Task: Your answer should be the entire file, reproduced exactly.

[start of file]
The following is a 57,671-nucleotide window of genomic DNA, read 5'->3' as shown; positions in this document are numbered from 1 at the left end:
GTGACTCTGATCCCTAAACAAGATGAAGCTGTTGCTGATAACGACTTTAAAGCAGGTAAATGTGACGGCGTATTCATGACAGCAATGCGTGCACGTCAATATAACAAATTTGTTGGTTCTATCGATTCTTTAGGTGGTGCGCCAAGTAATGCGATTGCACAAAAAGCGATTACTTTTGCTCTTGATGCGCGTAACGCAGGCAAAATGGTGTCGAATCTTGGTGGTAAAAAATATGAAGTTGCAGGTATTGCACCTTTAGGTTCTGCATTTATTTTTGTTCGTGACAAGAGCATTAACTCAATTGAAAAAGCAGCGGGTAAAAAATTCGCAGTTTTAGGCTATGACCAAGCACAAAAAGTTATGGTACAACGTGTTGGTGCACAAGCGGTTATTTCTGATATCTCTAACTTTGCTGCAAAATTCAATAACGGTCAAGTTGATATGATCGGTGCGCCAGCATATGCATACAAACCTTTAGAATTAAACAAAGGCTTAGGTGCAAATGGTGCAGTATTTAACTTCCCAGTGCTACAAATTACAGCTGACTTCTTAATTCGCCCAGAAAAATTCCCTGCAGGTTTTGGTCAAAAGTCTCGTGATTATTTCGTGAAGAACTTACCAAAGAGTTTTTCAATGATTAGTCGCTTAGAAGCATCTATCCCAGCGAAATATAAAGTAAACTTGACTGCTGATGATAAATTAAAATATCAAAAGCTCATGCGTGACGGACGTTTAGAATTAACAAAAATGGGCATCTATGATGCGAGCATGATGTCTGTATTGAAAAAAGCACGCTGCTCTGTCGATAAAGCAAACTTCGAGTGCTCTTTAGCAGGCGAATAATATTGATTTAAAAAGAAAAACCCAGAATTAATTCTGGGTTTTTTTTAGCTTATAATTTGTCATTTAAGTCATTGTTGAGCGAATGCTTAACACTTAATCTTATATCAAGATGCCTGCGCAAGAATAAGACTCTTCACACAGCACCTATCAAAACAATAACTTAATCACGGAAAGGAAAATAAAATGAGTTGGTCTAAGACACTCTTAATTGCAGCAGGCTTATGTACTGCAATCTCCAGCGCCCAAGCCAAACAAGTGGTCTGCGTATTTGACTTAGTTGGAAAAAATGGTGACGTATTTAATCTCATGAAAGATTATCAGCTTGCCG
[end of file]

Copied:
The following is a 57,671-nucleotide window of genomic DNA, read 5'->3' as shown; positions in this document are numbered from 1 at the left end:
GTGACTCTGATCCCTAAACAAGATGAAGCTGTTGCTGATAACGACTTTAAAGCAGGTAAATGTGACGGCGTATTCATGACAGCAATGCGTGCACGTCAATATAACAAATTTGTTGGTTCTATCGATTCTTTAGGTGGTGCGCCAAGTAATGCGATTGCACAAAAAGCGATTACTTTTGCTCTTGATGCGCGTAACGCAGGCAAAATGGTGTCGAATCTTGGTGGTAAAAAATATGAAGTTGCAGGTATTGCACCTTTAGGTTCTGCATTTATTTTTGTTCGTGACAAGAGCATTAACTCAATTGAAAAAGCAGCGGGTAAAAAATTCGCAGTTTTAGGCTATGACCAAGCACAAAAAGTTATGGTACAACGTGTTGGTGCACAAGCGGTTATTTCTGATATCTCTAACTTTGCTGCAAAATTCAATAACGGTCAAGTTGATATGATCGGTGCGCCAGCATATGCATACAAACCTTTAGAATTAAACAAAGGCTTAGGTGCAAATGGTGCAGTATTTAACTTCCCAGTGCTACAAATTACAGCTGACTTCTTAATTCGCCCAGAAAAATTCCCTGCAGGTTTTGGTCAAAAGTCTCGTGATTATTTCGTGAAGAACTTACCAAAGAGTTTTTCAATGATTAGTCGCTTAGAAGCATCTATCCCAGCGAAATATAAAGTAAACTTGACTGCTGATGATAAATTAAAATATCAAAAGCTCATGCGTGACGGACGTTTAGAATTAACAAAAATGGGCATCTATGATGCGAGCATGATGTCTGTATTGAAAAAAGCACGCTGCTCTGTCGATAAAGCAAACTTCGAGTGCTCTTTAGCAGGCGAATAATATTGATTTAAAAAGAAAAACCCAGAATTAATTCTGGGTTTTTTTTAGCTTATAATTTGTCATTTAAGTCATTGTTGAGCGAATGCTTAACACTTAATCTTATATCAAGATGCCTGCGCAAGAATAAGACTCTTCACACAGCACCTATCAAAACAATAACTTAATCACGGAAAGGAAAATAAAATGAGTTGGTCTAAGACACTCTTAATTGCAGCAGGCTTATGTACTGCAATCTCCAGCGCCCAAGCCAAACAAGTGGTCTGCGTATTTGACTTAGTTGGAAAAAATGGTGACGTATTTAATCTCATGAAAGATTATCAGCTTGCCG